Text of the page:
FOR THE RECORD

NRA Seeks Preliminary Injunction Against New York State Department of Financial Services to Confront Expedited Enforcement Action

FEBRUARY 28, 2020 – Brewer, Attorneys & Counselors announced today that its client, the National Rifle Association of America (“NRA”), seeks a preliminary injunction in federal court to block the New York State Department of Financial Services (“DFS”) from conducting enforcement proceedings against the NRA. On February 5, 2020, DFS served a Statement of Charges against the NRA and noticed a hearing on April 6, 2020 to address alleged violation of New York State insurance law. 
 

Filed on February 28, 2020, the NRA’s court papers claim that in the face of startling new evidence and documents detailing backroom pressure it placed on insurance companies to blacklist the NRA, the DFS hurriedly amended its hearing rules, then contrived to conclude its investigation of the NRA – so it could divert important issues to a private, DFS-controlled forum instead of a New York jury.  
 

The NRA alleges that DFS’s latest actions against the Association threaten important rights under the First Amendment and the Equal Protection Clause of the United States Constitution. Two heavyweight expert witnesses – a former senior New York insurance regulator, John R. Cashin, and civil procedure titan Arthur R. Miller – agree. 
 

“The actions of DFS come in the face of the NRA pursuing an amended lawsuit in federal court to lay bare the details of a chief allegation:  the NRA has been treated more harshly and differently by DFS than other regulated entities – singled out to weaken gun-rights advocacy in New York,” says William A. Brewer III, counsel to the NRA. “The NRA plans to defend itself and expose the motives of those involved in the attacks against the Association and its members.”
 

The dispute between the NRA, DFS, and New York Gov. Andrew Cuomo took root in 2017, when an anti-NRA activist group urged New York State officials to investigate insurance products offered to NRA members.  The NRA claims that DFS’s resulting investigation broadened into a blacklisting campaign that coerced insurers, banks, and others to cut ties with the NRA – or face the full range of consequences that New York’s financial regulators might impose. Alleging that Gov. Cuomo and DFS aimed to stifle and punish pro-gun speech, the NRA brought a federal lawsuit under the First Amendment and Fourteenth Amendment in May 2018.  
 

The NRA’s First Amendment lawsuit alleges that DFS, Gov. Cuomo, former DFS Superintendent Maria T. Vullo and anti-gun groups worked hand-in-glove to orchestrate the financial “blacklisting” campaign against the NRA, threatening reprisals against companies that provided services such as health insurance to NRA members.  On December 23, 2019, the NRA moved to amend that lawsuit to include explicit new allegations of backroom dealings between Vullo and Lloyd’s of London.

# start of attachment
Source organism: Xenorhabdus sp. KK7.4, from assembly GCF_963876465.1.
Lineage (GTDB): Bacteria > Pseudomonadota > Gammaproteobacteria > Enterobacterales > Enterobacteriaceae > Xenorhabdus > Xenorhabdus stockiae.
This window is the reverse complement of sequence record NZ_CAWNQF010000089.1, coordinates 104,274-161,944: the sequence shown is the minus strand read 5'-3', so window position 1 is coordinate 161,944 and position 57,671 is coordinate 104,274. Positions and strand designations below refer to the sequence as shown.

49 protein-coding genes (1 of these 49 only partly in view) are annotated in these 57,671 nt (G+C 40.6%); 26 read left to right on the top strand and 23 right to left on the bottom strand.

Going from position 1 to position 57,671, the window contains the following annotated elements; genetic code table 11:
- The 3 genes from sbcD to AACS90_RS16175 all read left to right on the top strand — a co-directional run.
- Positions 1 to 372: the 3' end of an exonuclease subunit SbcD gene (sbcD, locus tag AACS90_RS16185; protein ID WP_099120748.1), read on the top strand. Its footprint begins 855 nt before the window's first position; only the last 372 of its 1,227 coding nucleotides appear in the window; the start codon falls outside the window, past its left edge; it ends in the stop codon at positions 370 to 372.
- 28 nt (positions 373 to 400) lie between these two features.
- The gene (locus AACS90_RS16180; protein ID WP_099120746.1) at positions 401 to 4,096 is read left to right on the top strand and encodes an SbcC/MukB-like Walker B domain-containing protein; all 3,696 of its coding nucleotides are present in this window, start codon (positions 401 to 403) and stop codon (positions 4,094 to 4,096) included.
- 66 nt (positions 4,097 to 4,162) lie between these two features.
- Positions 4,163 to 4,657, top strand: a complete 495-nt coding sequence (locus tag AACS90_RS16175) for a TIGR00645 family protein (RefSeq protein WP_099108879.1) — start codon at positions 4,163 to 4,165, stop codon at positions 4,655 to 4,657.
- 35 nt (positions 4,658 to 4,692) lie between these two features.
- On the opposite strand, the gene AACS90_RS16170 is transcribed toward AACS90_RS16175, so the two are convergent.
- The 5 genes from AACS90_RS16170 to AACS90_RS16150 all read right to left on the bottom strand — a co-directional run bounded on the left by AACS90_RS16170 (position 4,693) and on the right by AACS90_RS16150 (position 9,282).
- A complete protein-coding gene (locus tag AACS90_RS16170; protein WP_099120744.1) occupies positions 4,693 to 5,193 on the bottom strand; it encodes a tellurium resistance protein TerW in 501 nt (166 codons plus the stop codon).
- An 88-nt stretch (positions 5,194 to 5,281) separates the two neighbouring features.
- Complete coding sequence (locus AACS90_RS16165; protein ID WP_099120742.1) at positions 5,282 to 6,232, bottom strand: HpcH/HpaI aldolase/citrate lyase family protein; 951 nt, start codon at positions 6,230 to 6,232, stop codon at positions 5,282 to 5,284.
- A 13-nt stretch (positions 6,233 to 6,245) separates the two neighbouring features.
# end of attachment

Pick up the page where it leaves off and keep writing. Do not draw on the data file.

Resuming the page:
The original DFS investigation continued throughout the pendency of the NRA’s federal lawsuit. As today’s filing states, “the NRA never asked the Court to enjoin its [the DFS investigation] progress.” 
 

However, in early December 2019, the NRA revealed that it had “uncovered new evidence in support of its selective-enforcement claims” against DFS. The NRA announced it intended to pursue an amended lawsuit but, according to the NRA, just days before the NRA was scheduled to submit its amended pleading, DFS “contacted the NRA and announced that it intended imminently to commence an administrative proceeding against the NRA — the first of its kind in the Department’s history, pursuant to just-amended procedural rules enacted by DFS on an ‘emergency’ basis.”
 

Brewer explains, “The NRA believes the timing of DFS’s enforcement action – on the heels of that proposed amendment – is no coincidence. Rather than litigate these troubling allegations in federal court, where they belong, DFS seeks to distract the public with negative headlines and divert important legal issues to a chamber it controls.”
 

In connection with today’s filing, expert witnesses claim that any DFS adjudicatory procedure would be “highly likely to involve factual issues overlapping with those before the Court” in the federal case.

Former Deputy Superintendent of Insurance for the State of New York John R. Cashin states that, since 2014, he finds no evidence of proceedings by DFS against any other affinity client. Further, in more than 45 years, he has “never witnessed hostilities against an affinity client that are comparable to those directed by DFS at the NRA.” 

NYU Law School Professor Arthur R. Miller writes, “Allowing DFS to avert, preempt, or muddle this Court’s adjudication of the NRA’s claims by diverting core factual issues to a DFS-controlled tribunal would subject the NRA to irreparable harm.”

Miller continues, “Although courts may justifiably hesitate to obstruct ongoing regulatory investigations, in this matter it appears that DFS’s fact gathering is complete, and adjudicating its allegations is the only step that awaits. So long as applicable statutes of limitations can be tolled, staying state proceedings to allow for the resolution of the NRA’s previously filed federal claims would not discernibly prejudice defendants. By contrast, allowing DFS to pursue its present course could gravely prejudice the NRA and, as a matter of precedent, prejudice the constitutional rights of any similarly situated party who finds itself the target of government viewpoint discrimination.”
 

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